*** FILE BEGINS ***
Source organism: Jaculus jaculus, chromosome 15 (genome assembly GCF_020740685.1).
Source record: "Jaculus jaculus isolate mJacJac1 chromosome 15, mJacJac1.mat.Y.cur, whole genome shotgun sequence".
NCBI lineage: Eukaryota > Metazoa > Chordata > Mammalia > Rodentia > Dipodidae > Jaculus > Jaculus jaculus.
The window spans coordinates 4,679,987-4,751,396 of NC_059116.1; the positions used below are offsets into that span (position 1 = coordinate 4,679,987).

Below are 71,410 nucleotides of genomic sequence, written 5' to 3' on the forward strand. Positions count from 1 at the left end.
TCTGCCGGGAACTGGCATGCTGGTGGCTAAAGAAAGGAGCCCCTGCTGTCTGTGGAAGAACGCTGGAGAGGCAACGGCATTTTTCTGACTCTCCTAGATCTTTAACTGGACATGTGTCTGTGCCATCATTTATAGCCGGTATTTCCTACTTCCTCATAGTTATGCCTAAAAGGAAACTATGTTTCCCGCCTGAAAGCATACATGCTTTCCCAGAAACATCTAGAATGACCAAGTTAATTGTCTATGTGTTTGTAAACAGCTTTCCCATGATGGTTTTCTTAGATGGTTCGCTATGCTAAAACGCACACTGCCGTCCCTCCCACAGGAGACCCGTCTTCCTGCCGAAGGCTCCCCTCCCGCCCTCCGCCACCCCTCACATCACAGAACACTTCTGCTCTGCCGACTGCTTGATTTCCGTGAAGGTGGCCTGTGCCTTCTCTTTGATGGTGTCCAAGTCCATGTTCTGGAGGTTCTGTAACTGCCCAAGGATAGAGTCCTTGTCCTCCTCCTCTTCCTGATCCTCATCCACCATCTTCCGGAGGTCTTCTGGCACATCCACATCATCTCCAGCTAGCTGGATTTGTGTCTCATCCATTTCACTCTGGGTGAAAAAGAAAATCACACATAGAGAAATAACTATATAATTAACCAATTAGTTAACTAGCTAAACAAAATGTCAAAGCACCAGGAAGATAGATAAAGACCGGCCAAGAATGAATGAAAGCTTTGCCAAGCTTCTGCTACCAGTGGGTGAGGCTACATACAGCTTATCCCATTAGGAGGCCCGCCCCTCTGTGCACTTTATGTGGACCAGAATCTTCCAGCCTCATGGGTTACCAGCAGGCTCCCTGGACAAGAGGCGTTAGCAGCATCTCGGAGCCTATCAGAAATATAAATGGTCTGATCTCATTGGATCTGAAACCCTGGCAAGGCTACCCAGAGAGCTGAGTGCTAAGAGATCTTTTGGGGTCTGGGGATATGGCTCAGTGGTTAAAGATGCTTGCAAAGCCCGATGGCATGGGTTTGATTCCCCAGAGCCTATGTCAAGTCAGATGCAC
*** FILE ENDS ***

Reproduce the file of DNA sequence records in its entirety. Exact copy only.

Source organism: Jaculus jaculus, chromosome 15 (genome assembly GCF_020740685.1).
Source record: "Jaculus jaculus isolate mJacJac1 chromosome 15, mJacJac1.mat.Y.cur, whole genome shotgun sequence".
NCBI lineage: Eukaryota > Metazoa > Chordata > Mammalia > Rodentia > Dipodidae > Jaculus > Jaculus jaculus.
The window spans coordinates 4,679,987-4,751,396 of NC_059116.1; the positions used below are offsets into that span (position 1 = coordinate 4,679,987).

Below are 71,410 nucleotides of genomic sequence, written 5' to 3' on the forward strand. Positions count from 1 at the left end.
TCTGCCGGGAACTGGCATGCTGGTGGCTAAAGAAAGGAGCCCCTGCTGTCTGTGGAAGAACGCTGGAGAGGCAACGGCATTTTTCTGACTCTCCTAGATCTTTAACTGGACATGTGTCTGTGCCATCATTTATAGCCGGTATTTCCTACTTCCTCATAGTTATGCCTAAAAGGAAACTATGTTTCCCGCCTGAAAGCATACATGCTTTCCCAGAAACATCTAGAATGACCAAGTTAATTGTCTATGTGTTTGTAAACAGCTTTCCCATGATGGTTTTCTTAGATGGTTCGCTATGCTAAAACGCACACTGCCGTCCCTCCCACAGGAGACCCGTCTTCCTGCCGAAGGCTCCCCTCCCGCCCTCCGCCACCCCTCACATCACAGAACACTTCTGCTCTGCCGACTGCTTGATTTCCGTGAAGGTGGCCTGTGCCTTCTCTTTGATGGTGTCCAAGTCCATGTTCTGGAGGTTCTGTAACTGCCCAAGGATAGAGTCCTTGTCCTCCTCCTCTTCCTGATCCTCATCCACCATCTTCCGGAGGTCTTCTGGCACATCCACATCATCTCCAGCTAGCTGGATTTGTGTCTCATCCATTTCACTCTGGGTGAAAAAGAAAATCACACATAGAGAAATAACTATATAATTAACCAATTAGTTAACTAGCTAAACAAAATGTCAAAGCACCAGGAAGATAGATAAAGACCGGCCAAGAATGAATGAAAGCTTTGCCAAGCTTCTGCTACCAGTGGGTGAGGCTACATACAGCTTATCCCATTAGGAGGCCCGCCCCTCTGTGCACTTTATGTGGACCAGAATCTTCCAGCCTCATGGGTTACCAGCAGGCTCCCTGGACAAGAGGCGTTAGCAGCATCTCGGAGCCTATCAGAAATATAAATGGTCTGATCTCATTGGATCTGAAACCCTGGCAAGGCTACCCAGAGAGCTGAGTGCTAAGAGATCTTTTGGGGTCTGGGGATATGGCTCAGTGGTTAAAGATGCTTGCAAAGCCCGATGGCATGGGTTTGATTCCCCAGAGCCTATGTCAAGTCAGATGCAC